462217 Biofuel and Reference Diesel Particles: Differences in Inflammatory and Oxidative Effects

Wednesday, November 16, 2016: 1:36 PM
Golden Gate 8 (Hilton San Francisco Union Square)
Isabel Jaramillo1, Anne Sturrock2, Kerry Kelly3, Hossein Ghiassi4, Cassandra Deering-Rice5, Diana Woller2, Robert Paine2, JoAnn S. Lighty6 and Christopher Reilly5, (1)Chemical Engineering, University of Utah, Salt Lake CIty, UT, (2)Pulmonary Medicine, University of Utah, Salt Lake City, UT, (3)Chemical Engineering, University of Utah, Salt Lake City, UT, (4)University of Utah, Salt Lake City, (5)Pharmacology, University of Utah, Salt Lake City, UT, (6)Department of Chemical Engineering, University of Utah, Salt Lake City, UT

Particulate matter (PM) from engine exhaust has become an increasing concern due to its links to numerous adverse effects on human health and the environment. Recent efforts to reduce PM emissions and the associated climate change impacts from combustion include new technologies, such as the installation of diesel particulate filters and the use of biofuels. However, studies comparing the biological effects of PM from biodiesel and petroleum-based diesel provide conflicting results, and interpretation of these results is difficult because of different methods for particle generation and for biological assays.

This study aims to systematically evaluate the effect of particles generated from two biofuel blends, one biodiesel (BD) and one alcohol diesel (AD) and one reference standard diesel particle sample (NIST SRM 2975) on selected biological outcomes associated with responses to diesel particles in lung cells and in animals. These include: (a) CYP1A1 and 1B1 enzymes that can both detoxify and bioactivate PAHs in human airway epithelial cells, human bronchial epithelial cells and human macrophage cells lines, and (b) IL-8 and TNF-a that play critical roles in pulmonary host-defense and inflammatory responses. We also examined the role of activation of the transient receptor potential ankyrin-1 (TRPA1) cation channel, which is a target for diesel exhaust and similar combustion-derived particles and mediator of pro-inflammatory and irritant responses. Because PM deposits in small airways and the alveolar space, cell lines derived from small airway epithelial cells (H441) and modeling alveolar macrophages (THP-1) were selected for this study. PM was generated from simple surrogate fuels and characterized under well-controlled combustion conditions.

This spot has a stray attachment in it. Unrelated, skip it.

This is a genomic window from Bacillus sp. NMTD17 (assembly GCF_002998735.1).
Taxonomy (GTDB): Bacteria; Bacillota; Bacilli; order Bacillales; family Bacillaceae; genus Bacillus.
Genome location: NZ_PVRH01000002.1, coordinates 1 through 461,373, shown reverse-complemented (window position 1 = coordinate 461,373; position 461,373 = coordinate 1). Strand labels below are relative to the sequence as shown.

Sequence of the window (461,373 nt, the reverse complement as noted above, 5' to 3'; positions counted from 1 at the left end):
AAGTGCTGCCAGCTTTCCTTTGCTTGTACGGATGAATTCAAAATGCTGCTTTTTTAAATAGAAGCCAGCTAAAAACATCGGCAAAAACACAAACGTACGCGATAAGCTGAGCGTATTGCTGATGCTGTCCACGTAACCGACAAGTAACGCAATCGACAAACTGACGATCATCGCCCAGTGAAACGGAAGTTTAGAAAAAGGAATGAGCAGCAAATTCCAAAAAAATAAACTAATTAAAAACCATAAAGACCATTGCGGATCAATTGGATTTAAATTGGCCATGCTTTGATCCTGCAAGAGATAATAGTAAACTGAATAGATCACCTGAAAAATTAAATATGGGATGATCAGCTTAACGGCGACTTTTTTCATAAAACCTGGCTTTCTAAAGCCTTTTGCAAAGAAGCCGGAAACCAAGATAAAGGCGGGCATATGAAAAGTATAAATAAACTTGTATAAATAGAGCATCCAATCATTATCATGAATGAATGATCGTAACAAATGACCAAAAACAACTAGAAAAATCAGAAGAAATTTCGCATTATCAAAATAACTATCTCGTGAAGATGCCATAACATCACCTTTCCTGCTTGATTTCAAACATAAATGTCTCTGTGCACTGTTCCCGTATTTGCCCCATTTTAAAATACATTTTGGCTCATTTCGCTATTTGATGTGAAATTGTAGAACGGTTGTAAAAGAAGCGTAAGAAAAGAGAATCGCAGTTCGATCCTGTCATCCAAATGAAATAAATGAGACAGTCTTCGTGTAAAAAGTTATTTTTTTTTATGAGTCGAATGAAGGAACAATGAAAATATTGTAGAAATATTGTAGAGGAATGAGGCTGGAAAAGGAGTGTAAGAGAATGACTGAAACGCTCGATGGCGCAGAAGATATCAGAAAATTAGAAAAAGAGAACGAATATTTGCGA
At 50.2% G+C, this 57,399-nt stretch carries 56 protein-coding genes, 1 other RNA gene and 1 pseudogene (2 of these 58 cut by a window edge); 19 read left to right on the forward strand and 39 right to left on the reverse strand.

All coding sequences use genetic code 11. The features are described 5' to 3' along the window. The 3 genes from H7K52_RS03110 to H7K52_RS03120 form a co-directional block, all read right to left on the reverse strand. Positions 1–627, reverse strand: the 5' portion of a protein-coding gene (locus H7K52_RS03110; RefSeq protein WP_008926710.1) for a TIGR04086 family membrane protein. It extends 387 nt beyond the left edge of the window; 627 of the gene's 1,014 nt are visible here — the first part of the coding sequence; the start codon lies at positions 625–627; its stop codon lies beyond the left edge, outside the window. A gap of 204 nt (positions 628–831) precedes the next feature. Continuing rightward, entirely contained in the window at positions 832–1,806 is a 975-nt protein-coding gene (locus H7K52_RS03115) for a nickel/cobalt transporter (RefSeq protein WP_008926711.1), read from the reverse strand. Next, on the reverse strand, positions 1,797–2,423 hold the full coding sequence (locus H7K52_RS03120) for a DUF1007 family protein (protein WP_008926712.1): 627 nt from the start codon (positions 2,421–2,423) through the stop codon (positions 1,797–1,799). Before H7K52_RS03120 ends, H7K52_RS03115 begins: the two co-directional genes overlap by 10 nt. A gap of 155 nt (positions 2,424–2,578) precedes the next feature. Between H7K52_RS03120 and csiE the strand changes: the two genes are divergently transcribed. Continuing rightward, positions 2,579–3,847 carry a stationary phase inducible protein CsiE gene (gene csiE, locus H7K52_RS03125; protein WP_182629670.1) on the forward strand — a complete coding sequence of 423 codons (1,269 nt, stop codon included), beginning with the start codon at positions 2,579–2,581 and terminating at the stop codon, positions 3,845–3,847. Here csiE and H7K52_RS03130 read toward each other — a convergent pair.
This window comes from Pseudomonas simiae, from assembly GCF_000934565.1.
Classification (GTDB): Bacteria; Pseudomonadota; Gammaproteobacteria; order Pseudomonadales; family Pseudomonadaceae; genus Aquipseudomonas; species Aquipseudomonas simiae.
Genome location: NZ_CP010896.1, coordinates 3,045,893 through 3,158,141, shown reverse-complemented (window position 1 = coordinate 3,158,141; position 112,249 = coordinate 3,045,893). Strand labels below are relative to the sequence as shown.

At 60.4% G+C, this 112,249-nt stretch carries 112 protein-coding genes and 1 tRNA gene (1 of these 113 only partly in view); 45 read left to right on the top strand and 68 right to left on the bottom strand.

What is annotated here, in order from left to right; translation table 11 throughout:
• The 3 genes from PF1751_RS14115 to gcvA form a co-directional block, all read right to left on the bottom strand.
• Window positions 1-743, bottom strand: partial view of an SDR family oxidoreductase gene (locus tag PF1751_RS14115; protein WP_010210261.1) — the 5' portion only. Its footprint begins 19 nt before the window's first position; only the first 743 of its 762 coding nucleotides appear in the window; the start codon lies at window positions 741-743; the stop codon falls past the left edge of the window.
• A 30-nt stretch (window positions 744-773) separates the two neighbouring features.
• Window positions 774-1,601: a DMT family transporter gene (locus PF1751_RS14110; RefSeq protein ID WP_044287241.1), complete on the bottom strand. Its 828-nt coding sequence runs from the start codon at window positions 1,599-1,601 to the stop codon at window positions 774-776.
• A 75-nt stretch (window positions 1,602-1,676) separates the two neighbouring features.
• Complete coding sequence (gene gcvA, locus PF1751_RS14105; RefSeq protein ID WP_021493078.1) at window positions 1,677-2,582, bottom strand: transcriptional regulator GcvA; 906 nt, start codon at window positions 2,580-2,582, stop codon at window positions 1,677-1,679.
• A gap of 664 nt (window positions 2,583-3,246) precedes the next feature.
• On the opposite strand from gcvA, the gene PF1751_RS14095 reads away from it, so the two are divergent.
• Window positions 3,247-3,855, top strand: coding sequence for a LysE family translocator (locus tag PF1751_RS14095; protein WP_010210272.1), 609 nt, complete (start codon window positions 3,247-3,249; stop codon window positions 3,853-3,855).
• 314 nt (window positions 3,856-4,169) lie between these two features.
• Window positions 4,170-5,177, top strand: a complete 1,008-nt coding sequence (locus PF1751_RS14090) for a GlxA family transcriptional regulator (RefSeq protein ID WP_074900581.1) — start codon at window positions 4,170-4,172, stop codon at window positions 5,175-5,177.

The results show that particle extracts caused similar responses compared to whole particles in both upper airway epithelial and macrophage cells. This suggests that the soluble organic components adsorbed on the particle surface are highly associated with the cellular responses we examined. When comparing the particles from the different fuel sources, BD particles are capable of activating key enzymes involved in PAH metabolism to very high levels compared to RD and AD. BD particles also had the greatest surface area, soluble organic fraction and oxidative potential. In contrast, RD was more pro-inflammatory than BD or AD, an effect that involved TRPA1 activation. This study adds to the growing body of evidence that biodiesel PM results in adverse lung health effects, potentially via different pathways than conventional diesel PM.

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